Japan approved the use of low-dose oral contraceptives (OCs) in June
1999, after more than 35 years of debate. The debate leaves a legacy of misinformation
about and various sources of resistance to OCs. Benefits are expected to include
greater control for women over their fertility and a reduction in the high
rates of unplanned pregnancies and abortions. Successful implementation of
the new policy will require a new emphasis on women's health, including the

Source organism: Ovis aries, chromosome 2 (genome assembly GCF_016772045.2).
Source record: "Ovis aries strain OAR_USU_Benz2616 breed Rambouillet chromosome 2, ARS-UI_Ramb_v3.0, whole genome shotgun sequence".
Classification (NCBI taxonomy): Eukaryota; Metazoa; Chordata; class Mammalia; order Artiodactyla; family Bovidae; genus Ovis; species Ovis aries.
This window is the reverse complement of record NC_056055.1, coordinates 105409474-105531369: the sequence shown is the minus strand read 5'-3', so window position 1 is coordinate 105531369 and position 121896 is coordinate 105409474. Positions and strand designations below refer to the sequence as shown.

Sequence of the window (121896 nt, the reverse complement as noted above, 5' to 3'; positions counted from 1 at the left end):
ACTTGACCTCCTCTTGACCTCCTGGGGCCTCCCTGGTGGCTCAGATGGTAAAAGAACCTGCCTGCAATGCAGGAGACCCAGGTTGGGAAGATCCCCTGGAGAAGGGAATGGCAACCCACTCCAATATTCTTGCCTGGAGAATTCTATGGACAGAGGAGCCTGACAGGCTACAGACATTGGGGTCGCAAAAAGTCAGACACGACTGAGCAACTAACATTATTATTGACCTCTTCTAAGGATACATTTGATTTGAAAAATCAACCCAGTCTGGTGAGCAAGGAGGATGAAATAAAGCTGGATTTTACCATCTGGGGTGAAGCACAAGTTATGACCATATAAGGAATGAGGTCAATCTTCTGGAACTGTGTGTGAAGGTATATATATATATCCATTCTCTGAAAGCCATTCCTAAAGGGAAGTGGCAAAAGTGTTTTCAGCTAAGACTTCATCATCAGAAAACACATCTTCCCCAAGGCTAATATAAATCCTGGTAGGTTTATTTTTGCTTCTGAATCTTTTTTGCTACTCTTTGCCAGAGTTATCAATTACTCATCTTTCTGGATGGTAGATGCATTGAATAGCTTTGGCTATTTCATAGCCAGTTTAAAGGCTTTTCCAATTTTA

provision of accurate information about OCs and their associated adverse effects,
a women-centered approach to gynecological practice, and the promotion of
condoms as protection from sexually transmitted diseases, rather than as contraception
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